• by fredmosby (545378) on Saturday June 05, 2010 @06:46PM (#32471890)
    I haven't watched 'traditional' television since I discovered hulu.com and bought a computer to drive my HDTV. I can't believe I used to be willing to make an appointment to watch a TV show.

    I agree about the 3G though. Cell phone networks have been slow to realize that they need to develop a high speed high bandwidth data only network and deploy it everywhere.
  • by mlts (1038732) * on Saturday June 05, 2010 @06:56PM (#32471934)

    With net neutrality not an issue, I wonder if AT&T will have its arm twisted into giving "free" passage to any Apple specified content where it doesn't contribute to the cap, while anything from Hulu, YouTube, and other places get charged the metered rates. This way, users end up going to Apple's content because it doesn't cost them anything.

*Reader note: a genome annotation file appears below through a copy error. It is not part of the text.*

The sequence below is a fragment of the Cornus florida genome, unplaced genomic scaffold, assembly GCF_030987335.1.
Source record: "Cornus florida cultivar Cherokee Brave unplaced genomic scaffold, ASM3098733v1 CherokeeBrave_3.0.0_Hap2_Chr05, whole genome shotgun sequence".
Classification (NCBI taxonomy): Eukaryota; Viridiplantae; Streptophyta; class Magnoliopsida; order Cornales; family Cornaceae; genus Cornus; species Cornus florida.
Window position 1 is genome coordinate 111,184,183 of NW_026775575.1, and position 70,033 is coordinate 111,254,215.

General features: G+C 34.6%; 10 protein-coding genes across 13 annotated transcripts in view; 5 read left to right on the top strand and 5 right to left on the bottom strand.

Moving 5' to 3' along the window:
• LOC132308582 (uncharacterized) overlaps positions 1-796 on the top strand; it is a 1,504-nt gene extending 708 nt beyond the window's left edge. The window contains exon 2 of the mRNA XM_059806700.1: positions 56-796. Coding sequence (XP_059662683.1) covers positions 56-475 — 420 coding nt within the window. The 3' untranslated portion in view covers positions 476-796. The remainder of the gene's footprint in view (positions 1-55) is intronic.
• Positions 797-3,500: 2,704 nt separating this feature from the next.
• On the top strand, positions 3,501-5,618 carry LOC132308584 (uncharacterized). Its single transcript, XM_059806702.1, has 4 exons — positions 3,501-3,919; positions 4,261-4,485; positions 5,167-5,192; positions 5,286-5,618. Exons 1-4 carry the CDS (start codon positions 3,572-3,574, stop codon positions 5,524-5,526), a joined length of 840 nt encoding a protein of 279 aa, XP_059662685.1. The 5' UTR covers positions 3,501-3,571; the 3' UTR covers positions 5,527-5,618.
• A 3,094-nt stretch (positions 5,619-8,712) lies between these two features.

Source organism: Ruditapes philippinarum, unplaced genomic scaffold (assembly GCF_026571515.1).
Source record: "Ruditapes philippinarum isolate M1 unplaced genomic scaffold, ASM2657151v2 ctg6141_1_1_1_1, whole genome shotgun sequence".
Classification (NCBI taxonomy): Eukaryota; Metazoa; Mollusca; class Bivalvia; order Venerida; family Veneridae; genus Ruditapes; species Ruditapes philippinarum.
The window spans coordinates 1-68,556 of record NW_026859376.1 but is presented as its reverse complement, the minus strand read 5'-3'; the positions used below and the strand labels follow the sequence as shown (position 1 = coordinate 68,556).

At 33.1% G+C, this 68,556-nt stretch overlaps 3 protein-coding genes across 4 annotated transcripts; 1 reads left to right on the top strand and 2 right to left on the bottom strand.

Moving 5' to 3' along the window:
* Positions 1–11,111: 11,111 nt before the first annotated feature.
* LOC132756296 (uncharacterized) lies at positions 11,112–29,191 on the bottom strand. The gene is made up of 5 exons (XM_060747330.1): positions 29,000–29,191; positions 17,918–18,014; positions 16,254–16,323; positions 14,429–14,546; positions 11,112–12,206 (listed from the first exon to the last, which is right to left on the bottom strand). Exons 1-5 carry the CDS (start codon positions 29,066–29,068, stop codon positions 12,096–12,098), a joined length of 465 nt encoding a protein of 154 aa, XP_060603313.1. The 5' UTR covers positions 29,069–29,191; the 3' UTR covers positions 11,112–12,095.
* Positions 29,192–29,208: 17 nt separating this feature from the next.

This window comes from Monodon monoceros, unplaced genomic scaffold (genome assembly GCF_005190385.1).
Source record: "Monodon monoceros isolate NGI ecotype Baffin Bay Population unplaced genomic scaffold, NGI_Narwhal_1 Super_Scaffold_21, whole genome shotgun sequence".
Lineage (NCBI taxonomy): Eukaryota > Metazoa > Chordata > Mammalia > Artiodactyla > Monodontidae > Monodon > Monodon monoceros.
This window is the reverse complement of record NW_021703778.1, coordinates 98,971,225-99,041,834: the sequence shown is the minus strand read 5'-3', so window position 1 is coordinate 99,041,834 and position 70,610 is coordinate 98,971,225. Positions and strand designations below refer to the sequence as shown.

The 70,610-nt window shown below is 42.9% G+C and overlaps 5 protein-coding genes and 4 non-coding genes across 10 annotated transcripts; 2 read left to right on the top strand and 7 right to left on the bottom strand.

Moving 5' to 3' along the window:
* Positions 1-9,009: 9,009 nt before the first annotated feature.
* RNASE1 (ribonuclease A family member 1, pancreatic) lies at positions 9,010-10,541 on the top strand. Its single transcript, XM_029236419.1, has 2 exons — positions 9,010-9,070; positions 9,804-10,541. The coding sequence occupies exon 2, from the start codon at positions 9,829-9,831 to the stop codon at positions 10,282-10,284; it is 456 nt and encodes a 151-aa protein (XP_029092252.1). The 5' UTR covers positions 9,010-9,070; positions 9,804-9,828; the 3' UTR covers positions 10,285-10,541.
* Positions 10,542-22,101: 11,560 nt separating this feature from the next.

• by tftp (111690) on Saturday June 05, 2010 @07:08PM (#32471982) Homepage

    Cell phone networks have been slow to realize that they need to develop a high speed high bandwidth data only network and deploy it everywhere.

    Laws of physics may be against them. If each handset consumes 10 Mbps (10^7 bps) (which is about half of what broadcast digital TV uses - 19+ Mbps) and if you have 10,000 (10^4) viewers in service area of each cell site then you need roughly (10^4 * 10^7) = 10^11 bps. If we assume s/n = 20 dB that requires [wikipedia.org] 10^11 / 6.65 = 11.5 * 10^9 Hz, or about 12 GHz of bandwidth. That can't be done on a carrier that is around 2 GHz! Variations of multicasting could be used to reduce that number somewhat, but it's a lot in any case, even if you reduce the bit rate at the client. At best you could achieve some mediocre reliability of a small picture for a limited number of clients. You can't get to the target bit rate without going into millimeter wave, and that isn't going to work due to poor penetration of buildings. And the root cause of all that trouble is that indeed "never underestimate the bandwidth of a station wagon loaded with magnetic tapes." Broadcast TV delivers an incredible amount of bits per second, even though each client gets exactly the same bits as any other client.